Today started off hard. I was awakened before my alarm, and it all sort of snowballed from there. By 1:00 I was sitting at the kitchen table paying bills and working to fix several mistakes  / oversights / messes caused by my recent inability to focus and/or complete tasks / thoughts / sentences. I stopped to stare at my facebook feed for a while, and there was a post from Anne Lamot:

"I have been having a hard time, full of struggle, awful things happening to people I adore, even me. But I knew the plates of the earth were shifting when I dreamed this morning that a friend and I shot and killed her evil husband. We thought it was a perfect crime, except it turned out I'd left my purse there.
Because the small brown paper bag miracle is that I got my sense of humor back, about the truth of who I am: hilariously screwed-up. I seem to be, and strive to be, an incredibly kind, generous lovebug. But I am--and i bet you are--the tiniest bit more complex.
I know I have a murderous streak in me. We are a violent species. Cain is still killing Abel. I get mine from DNA, the culture, and my mother. She was a short, plump Englishwoman with huge brown eyes, which could turn pinpointed and black when she went into self-righteous trance. I got my brains from her, but also my black belt co-dependence, and tiny, tiny control issues. These always lead to suppressed fury.
Once my beloved Jesuit travel companion Tom Weston was crunching ice so loudly that it got on my nerves. i asked this man of Christ's love, "Why do you do that?" He replied, "Rage."
So that is a part of the mix, our dark scary shadow. But so is this:
A recent day had been horrible in every possible way, beginning with nightmarish weather, very sick friends family feuds; ending with my doctor's nurse forcing me onto the scale, although I was puffed up like a grampus after a run in with full-sodium soy sauce. Then my '59 VW broke down on our main boulevard.
I was able to glide halfway out of the lane, so now there were one and a half functioning lanes during high traffic. Everyone honked. What a great feeling. It was such a final straw that I got a small miracle. Instead of it breaking the camel's back, I started to laugh.
Then I said the fourth great prayer: "Please, God, fix my car."
I turned the key. Click click silence. But they say when all else fails, follow instructions. Or, as my pastor said when I was fearfully headed on a plane 10,000 miles away, "When you step onto a plane, it's a little late for beggy prayers. It's time for trust and surrender." So I sat there mostly believing that she was right. Cars honked. I remembered a sober woman with oral cancer, who'd lost part of her tongue, and was on chemo, nonchalantly telling some sober friends, "I'm not worried. God's got it."
So I sat there fingering a medallion I wear around my neck, that says, "God's got it."
Then, Knock knock knock, a man was knocking on my car window, in the pouring rain, making the universal sign of "Roll down your window." I did. He asked if I needed a push. I asked him if he worked for God. He said that he didn't know about that, but he tried to. I took off my handbrake, and he rolled me to the side of the road. He asked if I was out of gas. I said there was no way. There is no gas gauge in my old car, so I keep excellent records. I could prove I had gas, I announced, getting out my gas log. He waved off my effort. Then he set about fixing my car.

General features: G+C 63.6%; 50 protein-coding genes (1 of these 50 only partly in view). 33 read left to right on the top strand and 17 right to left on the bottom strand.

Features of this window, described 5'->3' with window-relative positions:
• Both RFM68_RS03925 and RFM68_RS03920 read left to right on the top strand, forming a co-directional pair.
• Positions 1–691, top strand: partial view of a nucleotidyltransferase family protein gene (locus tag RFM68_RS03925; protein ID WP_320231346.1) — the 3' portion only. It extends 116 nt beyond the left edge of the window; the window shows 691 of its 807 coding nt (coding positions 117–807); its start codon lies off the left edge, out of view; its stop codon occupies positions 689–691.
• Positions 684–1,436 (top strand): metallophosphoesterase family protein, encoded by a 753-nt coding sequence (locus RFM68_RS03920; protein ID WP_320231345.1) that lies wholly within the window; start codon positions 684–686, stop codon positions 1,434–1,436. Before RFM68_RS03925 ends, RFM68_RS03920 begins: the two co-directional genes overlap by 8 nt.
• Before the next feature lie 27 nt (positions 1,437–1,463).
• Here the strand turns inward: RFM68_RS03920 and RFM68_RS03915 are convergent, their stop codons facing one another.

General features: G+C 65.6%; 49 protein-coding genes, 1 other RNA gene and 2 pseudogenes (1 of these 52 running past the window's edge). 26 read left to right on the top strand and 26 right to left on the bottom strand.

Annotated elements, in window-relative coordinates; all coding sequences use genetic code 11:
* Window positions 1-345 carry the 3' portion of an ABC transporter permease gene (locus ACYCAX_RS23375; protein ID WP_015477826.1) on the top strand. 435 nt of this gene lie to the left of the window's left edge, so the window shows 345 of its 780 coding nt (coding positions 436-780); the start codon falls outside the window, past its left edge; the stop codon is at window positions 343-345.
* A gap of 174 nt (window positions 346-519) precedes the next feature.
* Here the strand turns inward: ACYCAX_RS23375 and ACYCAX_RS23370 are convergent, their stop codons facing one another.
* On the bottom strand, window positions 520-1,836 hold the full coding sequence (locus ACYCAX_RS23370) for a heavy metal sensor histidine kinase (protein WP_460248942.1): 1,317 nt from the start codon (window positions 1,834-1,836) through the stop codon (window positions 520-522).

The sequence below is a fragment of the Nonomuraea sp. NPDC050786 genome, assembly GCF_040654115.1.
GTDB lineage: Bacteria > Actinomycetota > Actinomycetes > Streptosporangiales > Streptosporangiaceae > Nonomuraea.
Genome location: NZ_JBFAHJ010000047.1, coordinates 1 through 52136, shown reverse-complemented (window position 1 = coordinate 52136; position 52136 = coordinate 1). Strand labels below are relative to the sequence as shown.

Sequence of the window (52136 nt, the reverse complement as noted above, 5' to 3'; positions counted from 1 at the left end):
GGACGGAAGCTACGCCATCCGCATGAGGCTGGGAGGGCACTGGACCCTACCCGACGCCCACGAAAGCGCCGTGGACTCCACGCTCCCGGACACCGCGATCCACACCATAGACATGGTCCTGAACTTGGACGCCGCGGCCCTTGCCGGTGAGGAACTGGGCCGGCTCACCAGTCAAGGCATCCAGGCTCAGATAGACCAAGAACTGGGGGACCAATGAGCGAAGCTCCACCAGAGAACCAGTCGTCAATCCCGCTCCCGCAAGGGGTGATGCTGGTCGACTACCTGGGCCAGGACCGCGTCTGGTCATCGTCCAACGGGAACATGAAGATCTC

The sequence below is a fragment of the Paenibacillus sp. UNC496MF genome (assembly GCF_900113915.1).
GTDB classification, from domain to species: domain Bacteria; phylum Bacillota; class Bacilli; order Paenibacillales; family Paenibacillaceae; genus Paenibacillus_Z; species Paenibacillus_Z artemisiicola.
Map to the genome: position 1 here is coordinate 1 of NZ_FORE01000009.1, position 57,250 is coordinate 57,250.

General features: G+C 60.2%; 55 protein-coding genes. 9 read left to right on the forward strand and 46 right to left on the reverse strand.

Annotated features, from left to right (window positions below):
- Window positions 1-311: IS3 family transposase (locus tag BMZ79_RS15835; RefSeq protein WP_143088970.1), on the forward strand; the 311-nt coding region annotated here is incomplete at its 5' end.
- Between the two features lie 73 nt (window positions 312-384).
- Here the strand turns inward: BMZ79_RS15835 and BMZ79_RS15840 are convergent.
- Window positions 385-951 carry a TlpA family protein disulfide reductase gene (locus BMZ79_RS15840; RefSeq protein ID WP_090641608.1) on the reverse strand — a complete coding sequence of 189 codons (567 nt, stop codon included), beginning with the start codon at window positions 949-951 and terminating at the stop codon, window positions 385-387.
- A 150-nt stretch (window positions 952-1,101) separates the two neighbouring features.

Well, if you have one more minute, I will tell you the excruciating truth: he tried to jumpstart me, although the clicking indicated the battery was fine. He pushed my car really fast, so I could throw it into 2nd gear, and get it started. It started, and died.
He opened the back where the engine is, blew on the spark plugs, tugged on other things in a mysterious manly way, asked again if I might possibly be out of gas. I got my gas log out of the glovebox, and showed him self-righteously that I had bought ten gallons, but had only used 5. (My mom was a lawyer.)
He went and got his iPhone, and turned its flashlight beam into my gas tank. "I don't see any," he said, rather apologetically. "We could go to my house and get a gas can. I live nearby." Hah! Like I was born yesterday! Like I don't know that this is a classic modis operandi of serial killers. But I was exhausted, and exhaustion is usually the beginning of wisdom and change. So I decided to practice trust and surrender. I got in his truck and we drove to his house, where got his gas can from his too-neat, Dexter garage, and he treated me to two gallons of gas at the local gas station. He poured it in my tank. The VW started right up. We hugged and kissed and I did a crazy Wavy Gravy dance of gratitude, right there on the road, for everyone to see. Then I filled up my tank, which had been bone dry, Ezekiel and the valley of the dry bones dry; despite my excellent records.